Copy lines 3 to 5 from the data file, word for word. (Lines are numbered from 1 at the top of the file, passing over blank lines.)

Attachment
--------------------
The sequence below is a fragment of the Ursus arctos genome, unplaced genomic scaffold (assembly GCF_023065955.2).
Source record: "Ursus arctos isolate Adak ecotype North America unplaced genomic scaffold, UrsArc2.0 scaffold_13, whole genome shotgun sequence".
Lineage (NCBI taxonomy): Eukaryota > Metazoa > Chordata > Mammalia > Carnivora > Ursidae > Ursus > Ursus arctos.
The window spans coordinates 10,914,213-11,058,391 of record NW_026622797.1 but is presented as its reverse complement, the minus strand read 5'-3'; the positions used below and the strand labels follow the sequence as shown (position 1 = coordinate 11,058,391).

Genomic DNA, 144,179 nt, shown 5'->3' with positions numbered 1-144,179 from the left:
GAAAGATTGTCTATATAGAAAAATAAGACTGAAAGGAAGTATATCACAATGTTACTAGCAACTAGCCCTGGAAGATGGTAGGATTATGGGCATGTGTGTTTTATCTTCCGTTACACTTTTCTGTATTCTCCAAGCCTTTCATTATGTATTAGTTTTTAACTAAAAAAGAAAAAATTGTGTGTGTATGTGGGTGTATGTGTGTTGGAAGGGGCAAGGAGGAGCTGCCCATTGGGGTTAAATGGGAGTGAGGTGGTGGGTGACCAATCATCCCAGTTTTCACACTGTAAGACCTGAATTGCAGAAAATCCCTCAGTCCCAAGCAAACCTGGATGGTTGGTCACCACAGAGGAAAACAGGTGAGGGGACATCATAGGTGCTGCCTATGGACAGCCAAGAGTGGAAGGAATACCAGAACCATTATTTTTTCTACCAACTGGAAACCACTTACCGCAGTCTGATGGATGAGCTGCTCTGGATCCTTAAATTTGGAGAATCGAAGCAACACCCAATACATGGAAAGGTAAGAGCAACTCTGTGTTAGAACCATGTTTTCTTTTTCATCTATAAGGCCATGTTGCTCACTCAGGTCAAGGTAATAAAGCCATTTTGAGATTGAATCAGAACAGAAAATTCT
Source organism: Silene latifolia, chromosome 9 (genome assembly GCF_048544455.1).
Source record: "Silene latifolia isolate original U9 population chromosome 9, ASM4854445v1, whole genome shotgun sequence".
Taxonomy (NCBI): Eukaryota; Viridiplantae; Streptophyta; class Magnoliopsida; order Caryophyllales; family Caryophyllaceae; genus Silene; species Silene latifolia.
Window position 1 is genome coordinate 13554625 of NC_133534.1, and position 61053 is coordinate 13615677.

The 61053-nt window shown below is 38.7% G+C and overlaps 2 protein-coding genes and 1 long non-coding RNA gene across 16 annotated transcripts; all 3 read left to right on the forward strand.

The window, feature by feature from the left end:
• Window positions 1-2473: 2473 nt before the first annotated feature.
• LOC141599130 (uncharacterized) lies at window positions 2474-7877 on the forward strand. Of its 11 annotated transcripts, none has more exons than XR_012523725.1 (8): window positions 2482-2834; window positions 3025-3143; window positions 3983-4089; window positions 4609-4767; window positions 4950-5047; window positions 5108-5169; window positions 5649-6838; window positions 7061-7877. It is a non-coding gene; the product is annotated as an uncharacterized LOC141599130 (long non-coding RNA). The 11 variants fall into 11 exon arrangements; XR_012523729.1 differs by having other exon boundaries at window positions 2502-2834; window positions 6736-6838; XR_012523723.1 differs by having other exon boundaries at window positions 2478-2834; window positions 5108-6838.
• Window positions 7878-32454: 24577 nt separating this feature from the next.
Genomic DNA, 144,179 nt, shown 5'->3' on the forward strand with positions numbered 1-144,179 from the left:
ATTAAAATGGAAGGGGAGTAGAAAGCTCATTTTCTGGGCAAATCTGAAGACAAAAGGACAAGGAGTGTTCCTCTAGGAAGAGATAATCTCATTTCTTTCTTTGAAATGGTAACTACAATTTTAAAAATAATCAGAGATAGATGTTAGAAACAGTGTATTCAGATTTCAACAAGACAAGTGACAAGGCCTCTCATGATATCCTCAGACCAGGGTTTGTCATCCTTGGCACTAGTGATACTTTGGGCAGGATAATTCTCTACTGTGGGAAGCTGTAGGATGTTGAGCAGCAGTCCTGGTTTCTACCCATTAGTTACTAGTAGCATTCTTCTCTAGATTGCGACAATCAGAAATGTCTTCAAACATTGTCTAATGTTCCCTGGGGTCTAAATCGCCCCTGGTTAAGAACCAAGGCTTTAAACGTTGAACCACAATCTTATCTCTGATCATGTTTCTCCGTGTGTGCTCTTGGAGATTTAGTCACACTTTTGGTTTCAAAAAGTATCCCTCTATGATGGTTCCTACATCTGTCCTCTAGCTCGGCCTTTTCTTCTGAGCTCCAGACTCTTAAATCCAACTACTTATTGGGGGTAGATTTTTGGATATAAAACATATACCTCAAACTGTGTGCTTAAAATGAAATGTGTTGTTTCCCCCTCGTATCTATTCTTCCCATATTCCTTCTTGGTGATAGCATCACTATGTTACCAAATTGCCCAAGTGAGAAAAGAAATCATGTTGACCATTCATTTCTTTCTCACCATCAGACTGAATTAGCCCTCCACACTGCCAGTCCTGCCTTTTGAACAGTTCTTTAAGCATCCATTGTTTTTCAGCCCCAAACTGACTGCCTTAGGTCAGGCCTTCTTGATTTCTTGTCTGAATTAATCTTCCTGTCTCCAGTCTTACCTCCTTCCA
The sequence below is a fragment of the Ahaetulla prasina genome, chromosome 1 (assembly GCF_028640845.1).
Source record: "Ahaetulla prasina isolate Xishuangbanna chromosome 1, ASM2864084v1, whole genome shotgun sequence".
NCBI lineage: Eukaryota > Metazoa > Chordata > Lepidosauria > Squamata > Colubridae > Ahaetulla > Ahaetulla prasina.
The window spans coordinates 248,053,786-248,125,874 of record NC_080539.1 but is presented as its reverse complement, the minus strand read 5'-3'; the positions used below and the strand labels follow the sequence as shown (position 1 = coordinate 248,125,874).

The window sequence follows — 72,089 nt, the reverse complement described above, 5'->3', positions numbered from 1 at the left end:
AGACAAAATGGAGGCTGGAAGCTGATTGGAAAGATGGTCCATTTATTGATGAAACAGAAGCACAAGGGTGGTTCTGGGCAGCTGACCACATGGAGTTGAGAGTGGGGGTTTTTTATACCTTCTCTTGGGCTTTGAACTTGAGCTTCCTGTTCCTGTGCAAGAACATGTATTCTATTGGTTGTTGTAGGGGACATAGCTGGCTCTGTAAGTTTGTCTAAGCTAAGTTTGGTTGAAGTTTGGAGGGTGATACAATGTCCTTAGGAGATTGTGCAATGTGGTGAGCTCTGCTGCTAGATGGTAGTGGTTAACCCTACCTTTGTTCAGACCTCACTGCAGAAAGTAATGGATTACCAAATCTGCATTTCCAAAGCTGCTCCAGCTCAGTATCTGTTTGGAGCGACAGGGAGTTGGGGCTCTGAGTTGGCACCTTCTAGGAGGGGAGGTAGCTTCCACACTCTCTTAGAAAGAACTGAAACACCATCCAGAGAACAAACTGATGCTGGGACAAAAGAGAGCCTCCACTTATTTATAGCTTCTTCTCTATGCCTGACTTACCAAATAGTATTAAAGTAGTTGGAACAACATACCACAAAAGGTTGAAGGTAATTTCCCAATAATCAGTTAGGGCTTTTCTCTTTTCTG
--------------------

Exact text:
Lineage (NCBI taxonomy): Eukaryota > Metazoa > Chordata > Mammalia > Carnivora > Ursidae > Ursus > Ursus arctos.
The window spans coordinates 10,914,213-11,058,391 of record NW_026622797.1 but is presented as its reverse complement, the minus strand read 5'-3'; the positions used below and the strand labels follow the sequence as shown (position 1 = coordinate 11,058,391).

Genomic DNA, 144,179 nt, shown 5'->3' with positions numbered 1-144,179 from the left: